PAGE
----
Moissanite grading uses a color grading scale that is based upon the GIA diamond color grading scale. There are three grades of moissanite available today: colorless (D-E-F range), near-colorless (G-H-I range) and with faint hues of color (J-K range).Does a 2 carat moissanite look fake? ›
Yes, moissanite looks very similar to a diamond. It's near-colorless, has a similar refractive index to a diamond and the GIA deems moissanite the closest diamond imitation. Many jewelers consider moissanite a diamond alternative, not an imitation, though you will find plenty of that language on the internet.Is there a certificate for moissanite? ›
How is Moissanite Graded for Clarity? Each stone is certified by a graduate gemologist who themselves have been certified by the world renowned Gemological Institute of America. Each Charles & Colvard gem is looked at by a trained grading specialist using a 10x jewelers loupe.
Does moissanite pass the fog test? ›
Diamond and moissanite shouldn't fog up for more than a couple seconds, but other imitations will! However, this test isn't perfect. First, there's no set amount of time that a diamond will fog up. Ambient temperature and humidity could also change the results of the test.Can people tell if your ring is moissanite? ›
The most effective way to tell Moissanite apart from a diamond is to use a loupe to look through the top, or the crown, of the jewel at an angle. You will see two slightly blurred lines that indicates a double refraction, an inherent quality of Moissanite. Double refraction is easier to see in some shapes than others.Why is moissanite not as popular? ›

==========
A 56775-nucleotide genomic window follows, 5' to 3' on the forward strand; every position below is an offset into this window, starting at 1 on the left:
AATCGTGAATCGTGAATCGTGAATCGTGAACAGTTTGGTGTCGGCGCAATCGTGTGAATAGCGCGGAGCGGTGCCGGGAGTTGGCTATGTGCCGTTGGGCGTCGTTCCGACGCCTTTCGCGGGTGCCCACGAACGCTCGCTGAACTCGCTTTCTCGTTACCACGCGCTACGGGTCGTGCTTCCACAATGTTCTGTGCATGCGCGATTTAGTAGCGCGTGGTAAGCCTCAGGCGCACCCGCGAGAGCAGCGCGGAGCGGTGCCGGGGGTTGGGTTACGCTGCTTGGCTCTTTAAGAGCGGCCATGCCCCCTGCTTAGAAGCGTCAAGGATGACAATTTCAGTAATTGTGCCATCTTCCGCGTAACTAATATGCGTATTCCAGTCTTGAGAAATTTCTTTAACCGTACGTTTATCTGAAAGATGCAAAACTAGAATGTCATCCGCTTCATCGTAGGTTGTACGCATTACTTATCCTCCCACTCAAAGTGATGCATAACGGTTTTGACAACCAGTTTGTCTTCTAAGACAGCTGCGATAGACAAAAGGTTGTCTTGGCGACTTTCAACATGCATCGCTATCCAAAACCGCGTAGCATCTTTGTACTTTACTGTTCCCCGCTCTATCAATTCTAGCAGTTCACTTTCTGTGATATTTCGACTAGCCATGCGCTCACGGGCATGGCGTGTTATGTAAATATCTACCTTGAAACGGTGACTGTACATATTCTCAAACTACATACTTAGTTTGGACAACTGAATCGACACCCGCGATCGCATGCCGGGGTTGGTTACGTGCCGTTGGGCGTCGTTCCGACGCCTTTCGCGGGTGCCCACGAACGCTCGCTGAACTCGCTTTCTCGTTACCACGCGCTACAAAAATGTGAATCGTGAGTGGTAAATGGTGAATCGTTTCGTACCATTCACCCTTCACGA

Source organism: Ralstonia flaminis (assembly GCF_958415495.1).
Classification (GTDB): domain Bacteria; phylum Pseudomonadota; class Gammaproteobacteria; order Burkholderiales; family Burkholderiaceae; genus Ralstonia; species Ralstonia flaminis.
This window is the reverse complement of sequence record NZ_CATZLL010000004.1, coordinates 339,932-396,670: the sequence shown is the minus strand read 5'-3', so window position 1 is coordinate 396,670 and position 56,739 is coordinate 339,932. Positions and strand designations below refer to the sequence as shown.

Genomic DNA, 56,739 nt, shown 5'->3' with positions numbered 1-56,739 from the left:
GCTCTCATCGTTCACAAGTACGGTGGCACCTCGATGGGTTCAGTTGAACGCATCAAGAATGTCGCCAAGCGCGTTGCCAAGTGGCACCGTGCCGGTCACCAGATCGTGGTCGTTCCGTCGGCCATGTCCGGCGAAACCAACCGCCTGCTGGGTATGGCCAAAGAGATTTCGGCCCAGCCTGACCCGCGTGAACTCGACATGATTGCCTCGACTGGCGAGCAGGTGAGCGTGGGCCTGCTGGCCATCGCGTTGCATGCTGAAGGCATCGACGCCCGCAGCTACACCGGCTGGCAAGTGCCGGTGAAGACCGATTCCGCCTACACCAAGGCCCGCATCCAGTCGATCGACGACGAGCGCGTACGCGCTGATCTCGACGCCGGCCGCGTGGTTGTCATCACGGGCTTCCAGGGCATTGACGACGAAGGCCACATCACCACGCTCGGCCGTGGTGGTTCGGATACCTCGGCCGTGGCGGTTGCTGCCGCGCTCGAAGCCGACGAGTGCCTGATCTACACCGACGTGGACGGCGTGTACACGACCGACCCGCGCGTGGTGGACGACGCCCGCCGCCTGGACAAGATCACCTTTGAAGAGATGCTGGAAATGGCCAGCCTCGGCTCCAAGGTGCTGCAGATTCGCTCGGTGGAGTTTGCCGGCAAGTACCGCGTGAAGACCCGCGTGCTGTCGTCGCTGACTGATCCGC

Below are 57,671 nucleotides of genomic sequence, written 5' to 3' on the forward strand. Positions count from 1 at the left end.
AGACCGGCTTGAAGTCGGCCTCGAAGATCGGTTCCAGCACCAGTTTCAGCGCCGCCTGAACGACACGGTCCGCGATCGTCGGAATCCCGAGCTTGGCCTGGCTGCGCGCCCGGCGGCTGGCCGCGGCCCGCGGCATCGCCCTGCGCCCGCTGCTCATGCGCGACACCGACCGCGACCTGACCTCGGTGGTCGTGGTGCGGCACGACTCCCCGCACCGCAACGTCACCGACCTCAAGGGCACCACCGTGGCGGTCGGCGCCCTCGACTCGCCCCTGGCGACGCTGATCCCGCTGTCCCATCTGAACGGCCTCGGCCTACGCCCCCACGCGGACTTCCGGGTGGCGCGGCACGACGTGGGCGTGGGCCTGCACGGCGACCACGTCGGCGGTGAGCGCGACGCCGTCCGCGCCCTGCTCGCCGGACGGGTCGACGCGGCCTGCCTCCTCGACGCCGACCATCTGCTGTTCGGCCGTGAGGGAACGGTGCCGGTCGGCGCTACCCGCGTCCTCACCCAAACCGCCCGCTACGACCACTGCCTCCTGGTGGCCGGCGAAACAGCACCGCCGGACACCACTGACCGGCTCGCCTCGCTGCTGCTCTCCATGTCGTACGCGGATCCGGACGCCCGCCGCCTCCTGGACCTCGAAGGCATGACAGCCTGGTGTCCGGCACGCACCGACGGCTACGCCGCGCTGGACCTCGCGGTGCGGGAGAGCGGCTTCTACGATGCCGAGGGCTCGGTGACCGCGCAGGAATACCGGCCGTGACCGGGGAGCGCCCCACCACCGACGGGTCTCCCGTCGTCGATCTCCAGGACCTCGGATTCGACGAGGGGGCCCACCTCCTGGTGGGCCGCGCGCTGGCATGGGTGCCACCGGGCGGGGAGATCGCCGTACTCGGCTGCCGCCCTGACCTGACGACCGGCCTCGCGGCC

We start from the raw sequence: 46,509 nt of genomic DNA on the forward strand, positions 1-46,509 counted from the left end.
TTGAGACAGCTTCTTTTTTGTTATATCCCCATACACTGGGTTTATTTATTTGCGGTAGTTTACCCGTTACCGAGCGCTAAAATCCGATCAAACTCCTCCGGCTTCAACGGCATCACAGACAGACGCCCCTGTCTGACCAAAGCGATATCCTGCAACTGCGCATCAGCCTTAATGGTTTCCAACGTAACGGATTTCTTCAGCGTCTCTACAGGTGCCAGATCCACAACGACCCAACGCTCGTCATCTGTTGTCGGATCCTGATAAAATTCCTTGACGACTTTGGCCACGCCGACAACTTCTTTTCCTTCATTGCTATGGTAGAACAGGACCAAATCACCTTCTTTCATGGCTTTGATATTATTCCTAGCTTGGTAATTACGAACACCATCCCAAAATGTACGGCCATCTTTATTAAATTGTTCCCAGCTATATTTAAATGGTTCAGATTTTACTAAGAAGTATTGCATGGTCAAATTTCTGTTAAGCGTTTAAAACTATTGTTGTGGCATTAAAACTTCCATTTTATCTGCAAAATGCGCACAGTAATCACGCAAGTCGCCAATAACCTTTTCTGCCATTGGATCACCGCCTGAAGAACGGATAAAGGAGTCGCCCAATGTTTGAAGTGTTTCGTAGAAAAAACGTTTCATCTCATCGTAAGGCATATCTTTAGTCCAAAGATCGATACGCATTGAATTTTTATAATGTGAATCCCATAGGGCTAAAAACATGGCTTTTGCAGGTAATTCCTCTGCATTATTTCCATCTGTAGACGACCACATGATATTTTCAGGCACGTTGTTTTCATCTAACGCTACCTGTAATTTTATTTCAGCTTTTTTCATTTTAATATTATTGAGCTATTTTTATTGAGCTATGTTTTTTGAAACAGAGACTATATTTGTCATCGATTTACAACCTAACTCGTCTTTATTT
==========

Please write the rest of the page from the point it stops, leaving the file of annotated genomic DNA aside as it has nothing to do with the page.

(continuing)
Given the circumstance of this gem's origin, natural Moissanite is not available to be mined and astronomically expensive to source. When the idea of engagement rings became popular around 1910, Diamond had enough natural supply in the mines around the world to meet the demands of the newly adopted proposal culture.Who has the highest quality moissanite? ›
Forever One Moissanite is considered the most premium brand of Moissanite available. Forever One Moissanites are created by Charles & Colvard, a USA based company. It is the original creator of Moissanite gems, and has more experience with creating and faceting Moissanite gems than any company on earth.Why is moissanite so cheap now? ›
Moissanite is cheaper than diamonds because it is created in a lab. Rather than going through countless hands and endless red tape, it is created on-demand in the exact quantity, quality, and location that the company requests. This is a tremendous cost-savings for jewellery shops and brands.Does moissanite lose its sparkle? ›
One of the most appealing properties of moissanite is its high refractive index and unmatched shine. Regardless, you may begin to notice that over time that your moissanite just isn't sparkling like it used to. Don't worry, a gradual build-up of grime is normal and simply a sign that your ring is ready for a cleaning.Does moissanite hold its value? ›
The short answer is yes! Many people are mistaken in thinking that a diamond is an investment. Sadly, a used diamond is like a used car, the minute you buy it the value goes down.What does D grade mean in moissanite? ›